10 Design Hacks To Make Great App Icons

App icons are the first thing that your users notice as they stumble upon your app. With billions of apps fighting it out for attention in the app store, an app icon have become important differentiators that break the clutter and bring users to your app. They are indeed the first touch point your users come across. Hence, it is extremely important to leverage on this experience straight away.

In this post, I will suggest a few design hacks that can help you build cool app icons which can stand out in the app store and possibly highlight your app among other competing for installs.

Before I tell you the points, you must understand that an app icon’s fundamental purpose is to develop an immediate connection and create cognitive cues. Everything suggested in this post fundamentally goes back to attain that.

Here are some of the design hacks to create great app icons

The 70% rule

There is a consensus among designers about using 70% of the icon space to highlight the main object connected to the app. An object can be anything related to the app. If you are designing a photography app, the object may be a camera or a lens. For a game, it can be the face of a character and so on.

In other words, the object should occupy majority (70%) of the area of the icon. The idea is to develop instant cognition with the users and have them navigate to the app page for the description. Once they land on the app page which has a description, it becomes a lot easier for you to acquire the user.

However, only allowing larger space to the object is not enough. It must be free from clutter as well. Only then it can connect and create faster cognition, which brings us to the next point.

Cut the clutter till the basics start to fall apart

Keep cutting the clutter till the fundamental idea of the object within the icon starts to come out. In other words, strip down your icon upto a point where the object in the icon goes from being sensical to non-sensical. Cut down till the object retains its universal shape and identifiable by a majority of people.

For example, if you are making an app to hide pictures, you may come up with an app icon that has “keys and lock” as the primary object. Now, you may remove shadows or counters and go for a totally flat icon. After that is done, you may go minimalist on the design, playing entirely with colors to create 3D effects for the “lock and key” shape used in the icon.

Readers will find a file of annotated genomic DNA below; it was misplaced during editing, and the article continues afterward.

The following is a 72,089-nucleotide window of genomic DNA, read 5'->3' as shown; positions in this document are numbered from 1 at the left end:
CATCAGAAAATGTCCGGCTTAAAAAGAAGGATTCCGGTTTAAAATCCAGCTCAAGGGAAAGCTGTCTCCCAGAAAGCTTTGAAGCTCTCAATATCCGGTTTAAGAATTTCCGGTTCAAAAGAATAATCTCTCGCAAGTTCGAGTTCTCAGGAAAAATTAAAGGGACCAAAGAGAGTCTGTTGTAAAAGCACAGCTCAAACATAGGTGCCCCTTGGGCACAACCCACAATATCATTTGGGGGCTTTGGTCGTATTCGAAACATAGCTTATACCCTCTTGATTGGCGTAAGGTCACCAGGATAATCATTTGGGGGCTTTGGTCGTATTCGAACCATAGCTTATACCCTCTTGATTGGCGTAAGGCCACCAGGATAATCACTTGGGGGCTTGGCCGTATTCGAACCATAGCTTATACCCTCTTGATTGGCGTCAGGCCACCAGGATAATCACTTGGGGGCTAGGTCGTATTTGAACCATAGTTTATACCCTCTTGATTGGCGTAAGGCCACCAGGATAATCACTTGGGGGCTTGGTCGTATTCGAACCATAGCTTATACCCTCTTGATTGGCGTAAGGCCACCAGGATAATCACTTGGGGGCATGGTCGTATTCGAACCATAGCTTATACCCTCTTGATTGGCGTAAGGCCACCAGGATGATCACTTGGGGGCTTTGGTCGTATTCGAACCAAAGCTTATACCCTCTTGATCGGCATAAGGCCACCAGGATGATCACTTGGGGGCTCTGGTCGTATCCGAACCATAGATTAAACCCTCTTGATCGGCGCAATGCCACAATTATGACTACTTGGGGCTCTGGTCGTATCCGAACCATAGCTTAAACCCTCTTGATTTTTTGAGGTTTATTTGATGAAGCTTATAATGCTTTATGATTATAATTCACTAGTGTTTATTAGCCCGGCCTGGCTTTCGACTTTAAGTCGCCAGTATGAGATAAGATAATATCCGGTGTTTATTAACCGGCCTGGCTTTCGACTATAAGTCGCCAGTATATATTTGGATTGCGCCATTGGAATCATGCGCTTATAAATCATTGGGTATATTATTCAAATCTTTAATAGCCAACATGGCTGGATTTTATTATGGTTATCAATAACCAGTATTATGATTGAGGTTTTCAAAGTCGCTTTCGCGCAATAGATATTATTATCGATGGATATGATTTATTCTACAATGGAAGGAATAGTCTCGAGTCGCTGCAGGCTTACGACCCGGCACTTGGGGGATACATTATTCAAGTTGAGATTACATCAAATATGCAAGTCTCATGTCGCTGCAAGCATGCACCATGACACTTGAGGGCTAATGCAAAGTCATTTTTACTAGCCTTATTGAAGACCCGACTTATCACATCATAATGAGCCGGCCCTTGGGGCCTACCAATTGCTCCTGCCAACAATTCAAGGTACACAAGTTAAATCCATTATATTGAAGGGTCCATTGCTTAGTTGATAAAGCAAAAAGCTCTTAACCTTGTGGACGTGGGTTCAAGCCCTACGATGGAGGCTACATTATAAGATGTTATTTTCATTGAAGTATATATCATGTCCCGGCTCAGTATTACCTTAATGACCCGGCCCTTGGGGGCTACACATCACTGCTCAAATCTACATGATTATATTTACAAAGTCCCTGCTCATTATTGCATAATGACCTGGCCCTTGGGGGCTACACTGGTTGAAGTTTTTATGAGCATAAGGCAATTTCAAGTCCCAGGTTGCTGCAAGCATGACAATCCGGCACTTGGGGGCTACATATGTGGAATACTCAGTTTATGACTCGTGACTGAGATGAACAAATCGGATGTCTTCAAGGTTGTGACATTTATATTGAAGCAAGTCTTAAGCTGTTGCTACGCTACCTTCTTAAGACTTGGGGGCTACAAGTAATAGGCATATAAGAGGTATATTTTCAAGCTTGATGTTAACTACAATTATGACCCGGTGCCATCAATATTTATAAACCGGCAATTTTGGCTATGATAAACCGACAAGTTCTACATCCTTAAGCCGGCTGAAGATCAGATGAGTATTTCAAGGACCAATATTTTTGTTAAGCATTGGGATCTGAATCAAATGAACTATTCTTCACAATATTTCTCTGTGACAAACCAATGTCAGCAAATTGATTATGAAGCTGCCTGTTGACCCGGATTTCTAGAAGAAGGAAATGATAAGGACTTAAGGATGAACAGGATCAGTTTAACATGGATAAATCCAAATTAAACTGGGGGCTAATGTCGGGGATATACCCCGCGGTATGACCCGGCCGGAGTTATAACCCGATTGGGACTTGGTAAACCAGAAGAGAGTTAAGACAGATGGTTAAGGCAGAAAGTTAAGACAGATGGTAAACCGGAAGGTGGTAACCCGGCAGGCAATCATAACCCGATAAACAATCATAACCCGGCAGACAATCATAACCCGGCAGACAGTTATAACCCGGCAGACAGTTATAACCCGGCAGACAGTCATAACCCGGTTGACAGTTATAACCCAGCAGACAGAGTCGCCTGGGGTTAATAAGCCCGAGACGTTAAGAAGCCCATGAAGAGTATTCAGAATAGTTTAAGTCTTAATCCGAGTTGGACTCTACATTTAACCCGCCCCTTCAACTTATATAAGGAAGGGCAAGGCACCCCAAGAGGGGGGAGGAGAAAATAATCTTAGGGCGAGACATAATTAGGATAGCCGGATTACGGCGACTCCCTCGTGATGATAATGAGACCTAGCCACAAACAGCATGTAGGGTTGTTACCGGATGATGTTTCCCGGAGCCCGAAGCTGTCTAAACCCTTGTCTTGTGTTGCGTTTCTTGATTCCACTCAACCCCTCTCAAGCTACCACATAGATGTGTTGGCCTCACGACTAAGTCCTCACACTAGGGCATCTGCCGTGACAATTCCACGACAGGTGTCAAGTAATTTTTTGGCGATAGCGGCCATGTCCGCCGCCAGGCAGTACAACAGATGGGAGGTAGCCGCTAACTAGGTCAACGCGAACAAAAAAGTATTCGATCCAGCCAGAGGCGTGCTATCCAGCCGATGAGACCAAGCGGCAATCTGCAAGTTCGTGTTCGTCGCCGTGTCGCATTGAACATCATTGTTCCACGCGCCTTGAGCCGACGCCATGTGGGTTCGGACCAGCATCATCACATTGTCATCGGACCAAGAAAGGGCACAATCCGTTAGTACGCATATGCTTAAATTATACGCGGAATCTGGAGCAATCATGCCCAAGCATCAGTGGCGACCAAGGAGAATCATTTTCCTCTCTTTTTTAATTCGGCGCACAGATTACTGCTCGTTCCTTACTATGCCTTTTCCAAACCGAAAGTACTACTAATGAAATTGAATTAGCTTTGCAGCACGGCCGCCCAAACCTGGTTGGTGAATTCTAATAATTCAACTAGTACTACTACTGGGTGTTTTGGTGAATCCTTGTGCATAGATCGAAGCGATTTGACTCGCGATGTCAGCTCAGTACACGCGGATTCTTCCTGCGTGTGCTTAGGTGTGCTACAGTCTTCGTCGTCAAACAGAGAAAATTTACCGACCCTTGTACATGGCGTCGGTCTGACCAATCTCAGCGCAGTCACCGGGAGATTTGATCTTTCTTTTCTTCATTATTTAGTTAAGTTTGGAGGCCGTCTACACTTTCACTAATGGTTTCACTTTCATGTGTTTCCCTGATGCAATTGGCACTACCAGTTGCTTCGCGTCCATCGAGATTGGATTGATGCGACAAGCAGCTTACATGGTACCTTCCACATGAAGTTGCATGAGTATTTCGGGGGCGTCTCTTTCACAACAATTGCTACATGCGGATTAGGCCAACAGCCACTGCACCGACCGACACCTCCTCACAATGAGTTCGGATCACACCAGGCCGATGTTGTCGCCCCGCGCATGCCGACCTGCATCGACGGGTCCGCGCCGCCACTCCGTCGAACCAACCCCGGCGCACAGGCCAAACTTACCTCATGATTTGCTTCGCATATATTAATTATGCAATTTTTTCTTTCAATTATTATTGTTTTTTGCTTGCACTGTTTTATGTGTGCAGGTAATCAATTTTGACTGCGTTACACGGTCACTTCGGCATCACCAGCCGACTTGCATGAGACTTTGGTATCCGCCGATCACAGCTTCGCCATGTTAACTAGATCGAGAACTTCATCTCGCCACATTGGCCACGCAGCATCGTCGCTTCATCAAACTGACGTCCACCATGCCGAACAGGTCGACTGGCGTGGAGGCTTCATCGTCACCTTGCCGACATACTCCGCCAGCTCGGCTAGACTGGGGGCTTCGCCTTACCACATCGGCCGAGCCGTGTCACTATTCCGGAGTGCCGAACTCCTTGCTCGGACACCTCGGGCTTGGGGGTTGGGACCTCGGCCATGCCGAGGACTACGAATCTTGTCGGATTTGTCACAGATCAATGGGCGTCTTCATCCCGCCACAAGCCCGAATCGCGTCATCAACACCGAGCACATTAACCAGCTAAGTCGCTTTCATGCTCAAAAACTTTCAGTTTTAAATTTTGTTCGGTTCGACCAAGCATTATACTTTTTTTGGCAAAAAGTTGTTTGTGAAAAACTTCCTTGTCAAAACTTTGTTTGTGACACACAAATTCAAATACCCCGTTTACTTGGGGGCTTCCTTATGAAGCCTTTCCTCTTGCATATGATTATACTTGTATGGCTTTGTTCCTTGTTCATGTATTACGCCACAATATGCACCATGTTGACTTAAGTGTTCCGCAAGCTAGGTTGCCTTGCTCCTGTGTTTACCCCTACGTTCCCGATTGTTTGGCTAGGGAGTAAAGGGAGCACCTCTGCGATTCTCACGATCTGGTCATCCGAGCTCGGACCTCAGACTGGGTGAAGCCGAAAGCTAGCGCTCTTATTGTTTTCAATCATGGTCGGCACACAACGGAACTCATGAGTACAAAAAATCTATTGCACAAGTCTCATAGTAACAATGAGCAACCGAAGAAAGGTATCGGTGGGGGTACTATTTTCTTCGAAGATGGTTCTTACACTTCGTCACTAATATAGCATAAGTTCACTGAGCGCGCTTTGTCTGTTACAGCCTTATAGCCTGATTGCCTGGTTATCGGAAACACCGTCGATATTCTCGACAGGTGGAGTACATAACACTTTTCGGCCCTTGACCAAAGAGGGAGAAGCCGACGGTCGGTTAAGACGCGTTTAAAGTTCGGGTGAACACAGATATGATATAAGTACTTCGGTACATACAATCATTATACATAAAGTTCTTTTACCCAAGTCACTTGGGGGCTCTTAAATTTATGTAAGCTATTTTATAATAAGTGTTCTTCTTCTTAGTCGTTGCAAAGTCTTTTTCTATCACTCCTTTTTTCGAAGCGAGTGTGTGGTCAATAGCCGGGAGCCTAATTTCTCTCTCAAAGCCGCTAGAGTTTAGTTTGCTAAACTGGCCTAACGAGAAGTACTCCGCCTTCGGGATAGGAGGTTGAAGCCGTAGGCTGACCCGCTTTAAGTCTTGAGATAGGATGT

Dull upon shiny and shiny upon dull

The next thing that makes an app icon stand out is appropriate usage of contrast. Designers often employ contrast between the object and the background of the app icon. If you can execute the two steps mentioned above, you might automatically land here.

Creating contrast has a lot to do with colors as well. Start off with a predetermined color palette in your mind and work your way through. Just remember, that the idea is to create vibrancy and contrast between the background color and the elements in the object. If you are a beginner into this, you may refer to a few designs on Dribbble and download colour palettes of your choice.

After you are done with the final cut, you can create 2-3 versions with more white or black to the colors. Now you may pick the one that feels right to your eyes. After iOS 7, a lot of emphasis in being paid on fresh colors with stronger tones of white into them.

Do not be deceived by your big Mac

Once installed on a device, your app icon gets displayed in various resolutions. For it to appear significant even in its tiniest avatar, one must design it keeping the proportions in mind. Often, designers work on big Mac screens in which even the tiniest details can also be figured out. However, when the same icon is tested on a smartphone with varied icon sizes, the details get lost.

If you are working on a Mac and making the icon app store first, you may easily afford to put in some tiny details. But keep in mind that the tiniest icon meant for the settings menu is a 29x29px image. Finer details such as small texts or other symbols will not be visible on that.

What you can best do is to keep the size in mind and employ fundamental shapes and patterns to get the job done. Embrace simplicity and focus on a single object. Preferably a unique shape or element that retains its contours and details despite scaling. This way, your icon would look appropriate across all the resolutions suggested on guidelines given by Apple and Android.

Try your icon against a myriad of wallpapers

Users have varied tastes and preferences that are reflected by the choice of wallpapers and themes in their smartphones. It means, your app icon will have to stand out against a myriad of colors. Hence, it is always a good idea to test your icon’s visibility against wallpapers of seven basic colors. You can increase or decrease the white/black saturation within the wallpapers you are using to conclude a satisfactory test.

There can be a few situations where the wallpaper would interfere with the visibility. Wallpapers such as selfies may lack uniform colors and may interfere with the visibility of the icon. You cannot do much in here but as I said, you can test them against the seven basic colors to get going.

Decide on abstraction and make iterations